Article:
Graduate Research

A higher degree by research is a way of exploring health economics in greater depth. Sometimes research students from other disciplines may include a health economic component as part of a broader research project (e.g. a cost-effectiveness analysis).

Students may also wish to undertake a higher degree focusing on health economics. For those wanting to specialize in health economics, training in micro-economics and econometrics represent good foundations.

More information on undertaking a graduate research degree at the University of Melbourne is available on the Future Students Website.

Current higher degree students

Marie-Anne Boujaoude, PhD Candidate

Research: This PhD project aims to develop and apply equity-based methods in the context of health technology appraisal in Australia. A methodological and empirical study of equity in economic evaluation will build upon 2 newly developed economic evaluation methods (DCEA and ECEA). This will contribute to an understanding of Australian health regulatory and reimbursement decisions through an equity lens.

Start date: May 2020

-----------------------

Michelle Tew, PhD Candidate

Research: Michelle's PhD project builds on existing research specifically focusing on the health economics of infections in cancer patients and patients undergoing lower limb arthroplasty. It represents a unique opportunity to analyse patterns of health outcomes and health service use, and to develop, test and validate economic evaluation methods thus providing valuable input and to better inform health policy decisions in these vulnerable populations. This project is a collaborative effort between a multidisciplinary team of clinicians and researchers at St. Vincent’s Hospital, Peter MacCallum Cancer Centre and the Melbourne School of Population and Global Health.

Start date: June 2017

-----------------------

Emma Watts, PhD Candidate

Research: Emma’s postgraduate research will focus on vaccine programs in LMIC and include a distributional cost effectiveness analysis of rotavirus vaccine introduction in Indonesia. Additionally, within a study of severe health events in Lao, sources of household vulnerability to catastrophic health expenditure, and financial coping mechanisms will be explored.

Start date: February 2019

-----------------------
Xiuqin Xiong, PhD Candidate

Research: Children are the future and their health is very important. My PhD project mainly focuses on the health economics of child health. At the current stage, I am using the LSAC data to study the quality of life of children.

Start date: October 2019

-----------------------

Completed PhDs

Xinyang Hua Health economics and chronic disease, with a specific focus on diabetes, 2018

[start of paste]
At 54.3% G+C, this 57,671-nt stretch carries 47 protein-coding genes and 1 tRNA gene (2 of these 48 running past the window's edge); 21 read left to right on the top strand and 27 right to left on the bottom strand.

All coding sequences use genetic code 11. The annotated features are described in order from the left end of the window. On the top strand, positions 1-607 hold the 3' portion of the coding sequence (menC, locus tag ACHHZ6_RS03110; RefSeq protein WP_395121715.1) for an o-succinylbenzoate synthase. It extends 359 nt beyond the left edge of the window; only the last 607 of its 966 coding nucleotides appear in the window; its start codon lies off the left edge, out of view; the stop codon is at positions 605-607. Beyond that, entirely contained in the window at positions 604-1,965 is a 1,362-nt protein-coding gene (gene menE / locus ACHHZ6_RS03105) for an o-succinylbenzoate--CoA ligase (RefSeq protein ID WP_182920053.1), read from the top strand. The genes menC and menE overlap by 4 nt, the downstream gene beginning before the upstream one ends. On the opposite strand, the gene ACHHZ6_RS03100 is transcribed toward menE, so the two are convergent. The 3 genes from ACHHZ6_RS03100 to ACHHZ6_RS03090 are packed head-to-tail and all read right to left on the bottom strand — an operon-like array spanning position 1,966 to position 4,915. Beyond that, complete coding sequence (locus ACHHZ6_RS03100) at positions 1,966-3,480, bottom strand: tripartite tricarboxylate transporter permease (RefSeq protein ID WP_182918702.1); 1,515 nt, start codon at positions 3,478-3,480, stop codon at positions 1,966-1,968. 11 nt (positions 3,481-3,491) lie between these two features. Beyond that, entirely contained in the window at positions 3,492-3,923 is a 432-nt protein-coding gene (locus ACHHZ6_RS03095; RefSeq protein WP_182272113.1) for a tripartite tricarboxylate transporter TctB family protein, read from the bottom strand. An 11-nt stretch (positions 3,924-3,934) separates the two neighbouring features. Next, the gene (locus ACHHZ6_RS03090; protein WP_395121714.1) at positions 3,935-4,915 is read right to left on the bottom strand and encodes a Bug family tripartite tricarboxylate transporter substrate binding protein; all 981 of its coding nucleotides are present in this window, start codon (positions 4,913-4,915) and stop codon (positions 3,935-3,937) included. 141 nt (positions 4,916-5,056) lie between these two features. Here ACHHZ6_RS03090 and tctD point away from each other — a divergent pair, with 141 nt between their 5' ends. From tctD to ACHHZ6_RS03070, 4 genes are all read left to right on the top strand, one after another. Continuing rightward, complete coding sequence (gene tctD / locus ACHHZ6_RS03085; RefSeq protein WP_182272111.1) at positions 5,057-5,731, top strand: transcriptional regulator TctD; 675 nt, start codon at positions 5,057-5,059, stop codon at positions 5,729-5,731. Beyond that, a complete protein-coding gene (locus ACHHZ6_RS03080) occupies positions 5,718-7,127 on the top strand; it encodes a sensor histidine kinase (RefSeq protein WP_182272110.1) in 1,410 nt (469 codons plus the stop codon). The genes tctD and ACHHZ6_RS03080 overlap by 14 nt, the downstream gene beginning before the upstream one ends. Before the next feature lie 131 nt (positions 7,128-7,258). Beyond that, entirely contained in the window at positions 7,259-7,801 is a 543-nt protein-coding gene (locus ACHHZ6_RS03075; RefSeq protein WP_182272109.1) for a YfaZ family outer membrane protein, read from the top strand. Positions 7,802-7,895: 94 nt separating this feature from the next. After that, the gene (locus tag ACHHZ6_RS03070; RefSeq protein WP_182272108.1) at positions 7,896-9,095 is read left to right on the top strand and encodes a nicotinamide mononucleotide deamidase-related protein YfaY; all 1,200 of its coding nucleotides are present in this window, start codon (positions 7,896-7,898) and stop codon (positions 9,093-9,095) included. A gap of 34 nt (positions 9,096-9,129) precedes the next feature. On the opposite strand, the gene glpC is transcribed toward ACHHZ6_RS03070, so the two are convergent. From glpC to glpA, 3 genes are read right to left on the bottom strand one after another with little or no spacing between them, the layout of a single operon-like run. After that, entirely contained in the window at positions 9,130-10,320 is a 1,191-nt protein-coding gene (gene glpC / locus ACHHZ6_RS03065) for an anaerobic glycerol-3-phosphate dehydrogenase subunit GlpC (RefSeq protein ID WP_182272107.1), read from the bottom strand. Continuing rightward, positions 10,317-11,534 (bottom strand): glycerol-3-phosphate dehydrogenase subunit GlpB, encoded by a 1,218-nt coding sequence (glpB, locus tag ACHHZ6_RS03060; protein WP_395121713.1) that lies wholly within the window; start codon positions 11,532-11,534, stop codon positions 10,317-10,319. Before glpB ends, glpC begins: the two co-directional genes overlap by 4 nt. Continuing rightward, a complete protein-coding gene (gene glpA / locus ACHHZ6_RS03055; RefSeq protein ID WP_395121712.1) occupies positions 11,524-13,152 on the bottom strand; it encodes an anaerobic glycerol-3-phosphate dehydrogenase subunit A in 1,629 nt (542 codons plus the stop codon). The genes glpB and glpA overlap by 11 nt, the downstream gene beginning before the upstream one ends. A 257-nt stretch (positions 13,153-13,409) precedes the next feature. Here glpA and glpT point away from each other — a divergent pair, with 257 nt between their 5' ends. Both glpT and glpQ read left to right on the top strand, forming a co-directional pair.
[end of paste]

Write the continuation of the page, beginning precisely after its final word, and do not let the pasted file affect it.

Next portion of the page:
Chris Schilling Increasing the value from individual-level observational data: practical applications in health economics, 2017
Foruhar Moayeri Health-related quality of life; chronic obstructive pulmonary disease and smoking, 2016
Rachel Knott Empirical studies in socioeconomic-related health inequalities, 2015
Thomas Lung Health economics, simulation modelling and Type 1 diabetes mellitus, 2015

Selected publications

Below are some selected publications of former graduate students undertaken while doing PhDs at Melbourne University:

HUA, X., ERREYGERS, G., Chalmers, J., Laba, T. L., & CLARKE, P. (2017). Using administrative data to look at changes in the level and distribution of out-of-pocket medical expenditure: An example using Medicare data from Australia. Health Policy. Early online.

HUA, X., McDermott, R., Lung, T., Wenitong, M., TRAN-DUY, A., Li, M., & CLARKE, P. (2017). Validation and recalibration of the Framingham cardiovascular disease risk models in an Australian Indigenous cohort. European Journal of Preventive Cardiology. [Epub ahead of print].

SCHILLING, C., PETRIE, D., Dowsey, M. M., Choong, P. F., & CLARKE, P. (2017).The Impact of Regression to the Mean on Economic Evaluation in Quasi‐Experimental Pre–Post Studies: The Example of Total Knee Replacement Using Data from the Osteoarthritis Initiative. Health Economics. Volume 26(12).

MOAYERI, F., HSUEH, Y., CLARKE, P., & DUNT, D. (2016). Do Model-Based Studies in Chronic Obstructive Pulmonary Disease Measure Correct Values of Utility? A Meta-Analysis. Value in Health. Jun;19(4):363-73.

ONG, JJ., Fairley, CK., Carroll, S., Walker, S., Chen, M., Read, T., ... & CLARKE, P. (2016). Cost-effectiveness of screening for anal cancer using regular digital ano-rectal examinations in men who have sex with men living with HIV. Journal of the International AIDS Society, 19(1).

LUNG, TW., CLARKE, PM., Hayes, AJ., Stevens, RJ., & Farmer, A. (2013). Simulating lifetime outcomes associated with complications for people with type 1 diabetes. Pharmacoeconomics, 31(6), 509-518.

KNOTT, R., Cass, A., Heeley, E., Chalmers, J., Peiris, D., & CLARKE, P. (2012). How fair is Medicare? The income-related distribution of Medicare benefits with special focus on chronic care items. Medical Journal of Australia, 197(11), 625-630.